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Tuesday, 17 March 2009


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I appreciate the mention!

I thought for a moment you were referring to André Kertész, in my mind perhaps the greatest ever, but no, he was Hungarian, I see.

Right, and Brassaï was Transylvanian, if I remember correctly.


Coincidentally, I recently got a copy of Sudek's body of work titled "From My Studio Window". It's the first look I've had a a broad, contiguous group of his images. Quite captivating.

Not that this is an altogether appropriate tangent, but it seems that being a photographer without a right arm would be extraordinarily difficult. Ergonomically, I can think of no cameras that could be operated with one hand that wouldn't demand that that hand be the right one. I'm assuming Sudek worked in large format, which would present its own share of problems, but it put the question in my mind: have there been any left-handed models of cameras produced that anyone knows of?

I was fortunate enough to see a show of Sudek prints in Prague. It seemed to be very special to see this work in his homeland. He is definitely a revered artist in the Czech Republic.

Speaking of notable Czechs, it's hard not to think of Drtikol and Koudelka.

This photo does resemble a Kertész. Either way I was unaware of who Josef Sudek was until this post. Thanks for the new addition to my resource of photographers.

He is, to me, the greatest of the Czech photographers and one whose work is instantly recognisable.
A good friend of mine once said: "It takes me a minute to realise how little I know about light when I see his photographs." I told my mate he was a bit slow, as it took me three seconds.

Sudek is The Man, the patron saint of "something out of nothing", which for me is the height of photographic seeing. He can be a little too romantic for some contemporary tastes, but the various series he made in domestic gardens around Prague will repay anybody's serious study.

I like the idea of "photographers' birthdays", btw, if you're still looking for ideas for regular slots. I think we'd all enjoy your riffs on the theme of what's notable about notable photographers.

Whilst on the subject of great Czech photographers, don't forget
Jindricht Streit, who is alive & kicking.



another underrated czech photographer worth while mentioning is Frantisek Drtikol (just my opinion). completely different style, though.

"The Poet of Prague" used a large format camera (8X10) one armed, simply amazing. His pictures are lyrical, rather than documentary or reportage. And he would manipulate the scene, such as kicking up dust in an old church, to get the effect he wanted.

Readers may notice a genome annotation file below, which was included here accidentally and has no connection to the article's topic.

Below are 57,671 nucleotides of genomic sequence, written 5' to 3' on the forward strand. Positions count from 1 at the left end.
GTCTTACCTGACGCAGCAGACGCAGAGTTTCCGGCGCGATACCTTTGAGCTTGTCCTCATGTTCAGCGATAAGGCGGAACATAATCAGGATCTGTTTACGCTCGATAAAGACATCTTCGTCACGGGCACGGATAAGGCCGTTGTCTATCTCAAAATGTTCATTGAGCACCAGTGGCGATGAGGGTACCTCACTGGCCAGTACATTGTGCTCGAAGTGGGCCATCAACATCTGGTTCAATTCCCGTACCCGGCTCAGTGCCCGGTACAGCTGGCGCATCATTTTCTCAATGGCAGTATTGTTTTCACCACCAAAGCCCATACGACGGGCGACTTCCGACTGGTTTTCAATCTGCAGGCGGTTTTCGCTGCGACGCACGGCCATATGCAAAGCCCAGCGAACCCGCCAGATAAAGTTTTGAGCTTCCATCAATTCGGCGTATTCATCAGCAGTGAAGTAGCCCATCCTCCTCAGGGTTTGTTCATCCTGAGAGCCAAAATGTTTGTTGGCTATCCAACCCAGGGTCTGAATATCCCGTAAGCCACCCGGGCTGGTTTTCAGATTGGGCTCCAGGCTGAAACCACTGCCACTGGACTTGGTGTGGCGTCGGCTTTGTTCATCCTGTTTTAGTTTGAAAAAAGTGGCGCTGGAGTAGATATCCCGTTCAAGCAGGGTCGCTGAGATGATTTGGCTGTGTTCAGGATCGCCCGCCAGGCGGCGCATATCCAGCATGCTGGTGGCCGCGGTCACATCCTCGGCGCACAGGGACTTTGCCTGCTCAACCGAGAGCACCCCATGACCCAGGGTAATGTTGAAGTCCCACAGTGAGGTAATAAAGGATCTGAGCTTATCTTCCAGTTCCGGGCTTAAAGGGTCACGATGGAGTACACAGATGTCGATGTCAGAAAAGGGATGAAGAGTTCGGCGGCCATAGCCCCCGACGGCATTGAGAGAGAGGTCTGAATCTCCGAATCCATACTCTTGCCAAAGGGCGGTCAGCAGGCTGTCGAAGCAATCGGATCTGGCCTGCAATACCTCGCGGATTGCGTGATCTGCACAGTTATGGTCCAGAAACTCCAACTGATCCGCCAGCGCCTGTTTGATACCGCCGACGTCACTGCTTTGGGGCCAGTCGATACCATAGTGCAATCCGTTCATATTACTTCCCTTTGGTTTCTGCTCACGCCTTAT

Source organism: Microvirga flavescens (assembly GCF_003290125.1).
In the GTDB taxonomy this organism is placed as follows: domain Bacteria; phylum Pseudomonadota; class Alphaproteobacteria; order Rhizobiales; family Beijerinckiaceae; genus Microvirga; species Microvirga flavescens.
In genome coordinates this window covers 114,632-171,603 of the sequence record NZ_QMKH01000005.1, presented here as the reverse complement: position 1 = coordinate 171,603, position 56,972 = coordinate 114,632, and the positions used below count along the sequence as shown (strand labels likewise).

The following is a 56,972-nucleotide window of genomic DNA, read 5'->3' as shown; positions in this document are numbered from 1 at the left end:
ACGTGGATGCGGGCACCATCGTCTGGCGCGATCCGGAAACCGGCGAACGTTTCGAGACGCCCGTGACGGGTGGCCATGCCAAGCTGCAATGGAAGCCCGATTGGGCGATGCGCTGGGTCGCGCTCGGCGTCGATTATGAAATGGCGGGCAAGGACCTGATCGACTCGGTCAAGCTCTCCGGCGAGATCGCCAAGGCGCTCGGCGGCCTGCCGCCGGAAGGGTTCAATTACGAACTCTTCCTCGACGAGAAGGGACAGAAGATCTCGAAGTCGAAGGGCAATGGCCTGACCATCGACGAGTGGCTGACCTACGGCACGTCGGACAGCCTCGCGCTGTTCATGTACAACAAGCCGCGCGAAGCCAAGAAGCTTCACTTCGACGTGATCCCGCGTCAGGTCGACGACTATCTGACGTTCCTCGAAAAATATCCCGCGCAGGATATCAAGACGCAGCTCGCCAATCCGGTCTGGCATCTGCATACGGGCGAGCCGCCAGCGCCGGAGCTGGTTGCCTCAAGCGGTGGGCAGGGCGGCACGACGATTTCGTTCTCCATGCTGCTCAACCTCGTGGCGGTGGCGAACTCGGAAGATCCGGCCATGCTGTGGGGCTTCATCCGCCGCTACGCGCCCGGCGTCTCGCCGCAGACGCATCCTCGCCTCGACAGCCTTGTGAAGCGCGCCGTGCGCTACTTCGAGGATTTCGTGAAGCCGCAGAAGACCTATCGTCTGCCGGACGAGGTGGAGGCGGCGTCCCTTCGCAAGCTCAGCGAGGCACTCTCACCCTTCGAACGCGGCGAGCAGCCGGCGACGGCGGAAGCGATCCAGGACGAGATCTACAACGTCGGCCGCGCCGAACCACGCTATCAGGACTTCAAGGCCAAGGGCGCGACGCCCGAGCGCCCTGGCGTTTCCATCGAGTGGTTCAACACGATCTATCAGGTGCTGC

I highly recommend this book. The reproduction of the photo's are the best I have seen--Sheet-fed gravure and only printed on one side--every page is a masterpiece in it's own right. If framed they probably are better then the originals.
This is the "SUDEK" Sonja Bullaty ISBN 0-517-56419-X book.
I have another Sudek book-ISBN 1-881616-09-6 nice with different photo's--but the Bullaty book is the charm.
For some reason it's the book I look at when I'm down and out and need a lift. Every page is worth many times the price of the whole book.

I sometimes think American photographers got sucked into ideologies ("straight photography," f64, etc.) that prevented them from doing explorations like Sudek's. His stuff is really wonderful. I tried to buy a windowsill print years ago, checked several galleries that advertised his name among their artists, and none of them had one...

He is not, by the way, to be confused with another Czech with a look-alike name, Jan Saudek. 8-)


Note to Carl Leonardi: I have "SUDEK" by Sonja Bullaty as well. My copy is ISBN: 0-517-532948 and is signed by Bullaty as number 205 of 500 with a 1978 date on the title page. From my offset printing days during school I will say the quality of the printing of the images is outstanding. I'm afraid I do not know the origin of my copy. It is indeed a masterpiece deserving of a nice spot on my book shelf.

Evald Shorm made a documentary film about Josef Sudek, called "Josef Sudek očima Evalda Schorma" (Josef Sudek Via Eval Schrom's Eyes). Here it is on YouTube, in two parts:


I love how in part two, the filmmaker left in all the times Sudek stops, sets down the camera, looks, nothing. Picks up the gear, and on again... Nothing better defines my favorite saying of Sudek's, "Hurry slowly."

Sorry, mistakes in my last post about the documentary! It's called, "Žít svůj život" (Living One's Life) I mistakenly translated the description, the last time. And I spelled almost every name wrong, I thing. Sorry. I'm a photographer, not a brain surgeon. ;-)

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